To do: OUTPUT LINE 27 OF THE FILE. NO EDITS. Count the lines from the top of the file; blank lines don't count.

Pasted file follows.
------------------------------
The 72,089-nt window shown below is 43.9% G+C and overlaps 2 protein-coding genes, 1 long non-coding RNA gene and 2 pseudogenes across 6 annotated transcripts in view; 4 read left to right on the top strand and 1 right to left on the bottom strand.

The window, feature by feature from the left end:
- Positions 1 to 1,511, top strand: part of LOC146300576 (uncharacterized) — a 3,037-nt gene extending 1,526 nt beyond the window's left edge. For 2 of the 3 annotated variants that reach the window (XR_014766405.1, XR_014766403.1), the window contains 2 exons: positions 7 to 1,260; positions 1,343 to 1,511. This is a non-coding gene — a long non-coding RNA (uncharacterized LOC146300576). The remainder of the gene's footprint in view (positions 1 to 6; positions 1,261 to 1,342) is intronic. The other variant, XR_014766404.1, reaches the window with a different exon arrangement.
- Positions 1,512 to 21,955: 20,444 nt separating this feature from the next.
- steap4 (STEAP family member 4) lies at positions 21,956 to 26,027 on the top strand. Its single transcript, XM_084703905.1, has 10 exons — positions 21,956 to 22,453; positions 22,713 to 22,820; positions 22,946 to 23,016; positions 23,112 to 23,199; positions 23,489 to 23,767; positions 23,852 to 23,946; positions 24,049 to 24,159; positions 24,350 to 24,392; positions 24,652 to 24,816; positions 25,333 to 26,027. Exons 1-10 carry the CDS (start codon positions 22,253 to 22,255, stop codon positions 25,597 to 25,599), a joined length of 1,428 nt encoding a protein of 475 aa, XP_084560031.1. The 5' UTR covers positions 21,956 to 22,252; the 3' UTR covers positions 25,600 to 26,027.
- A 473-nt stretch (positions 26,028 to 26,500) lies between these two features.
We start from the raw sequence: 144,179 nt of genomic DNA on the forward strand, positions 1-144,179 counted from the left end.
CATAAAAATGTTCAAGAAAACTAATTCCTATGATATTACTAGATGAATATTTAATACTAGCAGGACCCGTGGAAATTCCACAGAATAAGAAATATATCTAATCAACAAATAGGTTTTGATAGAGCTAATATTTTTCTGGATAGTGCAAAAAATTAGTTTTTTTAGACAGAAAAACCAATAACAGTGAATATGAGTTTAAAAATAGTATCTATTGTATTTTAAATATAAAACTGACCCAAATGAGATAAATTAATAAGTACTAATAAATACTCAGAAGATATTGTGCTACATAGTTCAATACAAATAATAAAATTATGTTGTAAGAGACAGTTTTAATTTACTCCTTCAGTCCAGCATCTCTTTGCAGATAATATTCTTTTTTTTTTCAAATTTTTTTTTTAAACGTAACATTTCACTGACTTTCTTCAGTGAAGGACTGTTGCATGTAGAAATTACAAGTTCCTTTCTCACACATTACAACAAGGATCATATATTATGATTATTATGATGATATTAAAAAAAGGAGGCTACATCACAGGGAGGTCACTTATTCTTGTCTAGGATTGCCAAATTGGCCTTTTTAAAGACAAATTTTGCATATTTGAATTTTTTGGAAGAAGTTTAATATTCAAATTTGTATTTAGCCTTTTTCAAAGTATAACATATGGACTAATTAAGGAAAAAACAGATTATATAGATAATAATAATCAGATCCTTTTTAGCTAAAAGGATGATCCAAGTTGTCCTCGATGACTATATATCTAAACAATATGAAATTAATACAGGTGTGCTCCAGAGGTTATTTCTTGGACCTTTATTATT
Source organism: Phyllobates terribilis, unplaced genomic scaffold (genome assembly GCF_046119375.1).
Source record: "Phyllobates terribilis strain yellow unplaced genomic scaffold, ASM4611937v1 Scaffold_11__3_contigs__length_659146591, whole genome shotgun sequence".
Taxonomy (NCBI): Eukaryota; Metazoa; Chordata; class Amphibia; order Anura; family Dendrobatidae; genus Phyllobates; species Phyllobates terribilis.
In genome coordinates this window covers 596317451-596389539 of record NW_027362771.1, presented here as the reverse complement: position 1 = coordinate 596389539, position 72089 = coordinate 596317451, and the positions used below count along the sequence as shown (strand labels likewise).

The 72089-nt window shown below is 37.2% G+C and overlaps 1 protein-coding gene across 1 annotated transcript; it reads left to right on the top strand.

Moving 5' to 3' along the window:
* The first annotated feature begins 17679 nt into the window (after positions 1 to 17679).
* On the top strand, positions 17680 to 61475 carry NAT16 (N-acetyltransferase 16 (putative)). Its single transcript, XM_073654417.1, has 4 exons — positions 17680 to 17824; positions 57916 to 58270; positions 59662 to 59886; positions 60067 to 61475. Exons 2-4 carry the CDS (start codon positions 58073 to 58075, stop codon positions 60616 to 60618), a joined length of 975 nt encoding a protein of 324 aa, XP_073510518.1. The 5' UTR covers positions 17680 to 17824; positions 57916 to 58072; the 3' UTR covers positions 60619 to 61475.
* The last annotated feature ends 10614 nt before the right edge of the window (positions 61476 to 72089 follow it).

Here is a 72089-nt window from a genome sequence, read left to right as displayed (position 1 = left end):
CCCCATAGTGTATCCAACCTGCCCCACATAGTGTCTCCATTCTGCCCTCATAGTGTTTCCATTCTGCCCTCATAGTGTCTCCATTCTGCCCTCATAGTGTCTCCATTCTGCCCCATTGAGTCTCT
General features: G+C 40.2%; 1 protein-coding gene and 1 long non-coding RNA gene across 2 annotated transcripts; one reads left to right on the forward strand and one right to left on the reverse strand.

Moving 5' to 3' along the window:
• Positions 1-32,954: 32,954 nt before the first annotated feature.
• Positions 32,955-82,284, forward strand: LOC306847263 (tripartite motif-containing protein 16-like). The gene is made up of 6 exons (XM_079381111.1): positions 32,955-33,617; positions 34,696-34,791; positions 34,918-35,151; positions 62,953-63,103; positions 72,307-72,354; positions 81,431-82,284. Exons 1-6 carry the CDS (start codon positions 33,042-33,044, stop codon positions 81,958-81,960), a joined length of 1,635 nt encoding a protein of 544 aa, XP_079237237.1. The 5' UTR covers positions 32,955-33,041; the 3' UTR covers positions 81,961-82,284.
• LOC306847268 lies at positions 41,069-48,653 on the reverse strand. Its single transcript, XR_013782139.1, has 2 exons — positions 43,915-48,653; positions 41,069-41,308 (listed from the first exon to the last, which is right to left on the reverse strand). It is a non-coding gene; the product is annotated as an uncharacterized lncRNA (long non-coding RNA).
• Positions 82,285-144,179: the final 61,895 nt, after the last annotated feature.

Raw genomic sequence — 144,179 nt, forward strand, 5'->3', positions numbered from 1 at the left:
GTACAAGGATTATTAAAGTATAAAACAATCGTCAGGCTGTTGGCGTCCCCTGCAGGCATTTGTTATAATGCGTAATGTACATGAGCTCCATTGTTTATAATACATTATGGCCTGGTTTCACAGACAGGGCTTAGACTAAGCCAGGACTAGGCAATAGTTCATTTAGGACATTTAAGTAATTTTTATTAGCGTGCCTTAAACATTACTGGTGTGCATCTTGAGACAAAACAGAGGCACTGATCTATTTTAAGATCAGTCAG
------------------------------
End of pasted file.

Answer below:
GTACAAGGATTATTAAAGTATAAAACAATCGTCAGGCTGTTGGCGTCCCCTGCAGGCATTTGTTATAATGCGTAATGTACATGAGCTCCATTGTTTATAATACATTATGGCCTGGTTTCACAGACAGGGCTTAGACTAAGCCAGGACTAGGCAATAGTTCATTTAGGACATTTAAGTAATTTTTATTAGCGTGCCTTAAACATTACTGGTGTGCATCTTGAGACAAAACAGAGGCACTGATCTATTTTAAGATCAGTCAG